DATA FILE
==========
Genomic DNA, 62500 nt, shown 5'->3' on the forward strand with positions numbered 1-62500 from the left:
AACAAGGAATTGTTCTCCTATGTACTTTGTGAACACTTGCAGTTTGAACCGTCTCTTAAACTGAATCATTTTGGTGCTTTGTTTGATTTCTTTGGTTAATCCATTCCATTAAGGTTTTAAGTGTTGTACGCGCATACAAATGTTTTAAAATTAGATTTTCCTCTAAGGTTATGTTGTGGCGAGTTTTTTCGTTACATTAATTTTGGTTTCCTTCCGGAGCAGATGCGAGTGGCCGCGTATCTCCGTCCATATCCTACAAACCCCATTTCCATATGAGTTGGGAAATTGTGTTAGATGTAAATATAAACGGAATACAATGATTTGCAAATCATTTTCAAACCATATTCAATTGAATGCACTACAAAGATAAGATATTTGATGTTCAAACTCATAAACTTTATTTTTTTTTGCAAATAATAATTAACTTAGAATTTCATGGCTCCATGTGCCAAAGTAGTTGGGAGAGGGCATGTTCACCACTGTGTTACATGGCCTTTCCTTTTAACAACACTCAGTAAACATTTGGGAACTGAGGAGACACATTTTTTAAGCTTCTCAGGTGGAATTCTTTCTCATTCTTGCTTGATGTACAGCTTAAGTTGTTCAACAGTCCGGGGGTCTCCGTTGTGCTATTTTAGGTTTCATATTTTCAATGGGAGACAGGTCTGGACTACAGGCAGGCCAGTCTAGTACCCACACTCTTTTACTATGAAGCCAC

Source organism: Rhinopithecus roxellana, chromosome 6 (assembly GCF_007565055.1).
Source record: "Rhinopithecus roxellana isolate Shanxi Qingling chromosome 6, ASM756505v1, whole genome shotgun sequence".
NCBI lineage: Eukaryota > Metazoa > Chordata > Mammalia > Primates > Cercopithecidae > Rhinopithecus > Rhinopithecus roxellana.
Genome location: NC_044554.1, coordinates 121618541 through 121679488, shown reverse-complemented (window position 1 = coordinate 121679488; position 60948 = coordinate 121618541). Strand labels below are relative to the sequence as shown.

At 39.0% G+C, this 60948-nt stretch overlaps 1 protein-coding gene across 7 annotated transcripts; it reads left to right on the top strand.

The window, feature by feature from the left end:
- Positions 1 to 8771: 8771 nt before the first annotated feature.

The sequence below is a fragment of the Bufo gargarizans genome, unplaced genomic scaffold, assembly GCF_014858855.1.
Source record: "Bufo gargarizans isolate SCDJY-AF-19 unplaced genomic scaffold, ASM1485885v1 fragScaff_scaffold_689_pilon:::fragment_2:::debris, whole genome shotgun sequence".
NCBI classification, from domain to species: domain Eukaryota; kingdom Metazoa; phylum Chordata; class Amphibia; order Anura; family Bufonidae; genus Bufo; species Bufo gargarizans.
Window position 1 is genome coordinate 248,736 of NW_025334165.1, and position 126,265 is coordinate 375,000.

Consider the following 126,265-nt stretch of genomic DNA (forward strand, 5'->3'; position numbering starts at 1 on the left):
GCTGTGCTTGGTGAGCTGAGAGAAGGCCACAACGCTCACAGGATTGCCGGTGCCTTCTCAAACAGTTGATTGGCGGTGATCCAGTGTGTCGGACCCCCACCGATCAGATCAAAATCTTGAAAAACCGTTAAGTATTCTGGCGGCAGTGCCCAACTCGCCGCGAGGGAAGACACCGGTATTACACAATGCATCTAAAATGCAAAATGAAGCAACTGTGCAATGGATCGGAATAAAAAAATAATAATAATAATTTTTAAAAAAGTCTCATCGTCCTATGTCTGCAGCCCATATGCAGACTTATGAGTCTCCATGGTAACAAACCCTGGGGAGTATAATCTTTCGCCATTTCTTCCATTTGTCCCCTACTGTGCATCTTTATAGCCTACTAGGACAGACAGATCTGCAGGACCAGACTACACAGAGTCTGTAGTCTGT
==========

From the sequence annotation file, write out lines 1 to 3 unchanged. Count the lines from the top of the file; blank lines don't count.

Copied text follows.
Genomic DNA, 62500 nt, shown 5'->3' on the forward strand with positions numbered 1-62500 from the left:
AACAAGGAATTGTTCTCCTATGTACTTTGTGAACACTTGCAGTTTGAACCGTCTCTTAAACTGAATCATTTTGGTGCTTTGTTTGATTTCTTTGGTTAATCCATTCCATTAAGGTTTTAAGTGTTGTACGCGCATACAAATGTTTTAAAATTAGATTTTCCTCTAAGGTTATGTTGTGGCGAGTTTTTTCGTTACATTAATTTTGGTTTCCTTCCGGAGCAGATGCGAGTGGCCGCGTATCTCCGTCCATATCCTACAAACCCCATTTCCATATGAGTTGGGAAATTGTGTTAGATGTAAATATAAACGGAATACAATGATTTGCAAATCATTTTCAAACCATATTCAATTGAATGCACTACAAAGATAAGATATTTGATGTTCAAACTCATAAACTTTATTTTTTTTTGCAAATAATAATTAACTTAGAATTTCATGGCTCCATGTGCCAAAGTAGTTGGGAGAGGGCATGTTCACCACTGTGTTACATGGCCTTTCCTTTTAACAACACTCAGTAAACATTTGGGAACTGAGGAGACACATTTTTTAAGCTTCTCAGGTGGAATTCTTTCTCATTCTTGCTTGATGTACAGCTTAAGTTGTTCAACAGTCCGGGGGTCTCCGTTGTGCTATTTTAGGTTTCATATTTTCAATGGGAGACAGGTCTGGACTACAGGCAGGCCAGTCTAGTACCCACACTCTTTTACTATGAAGCCAC

Source organism: Rhinopithecus roxellana, chromosome 6 (assembly GCF_007565055.1).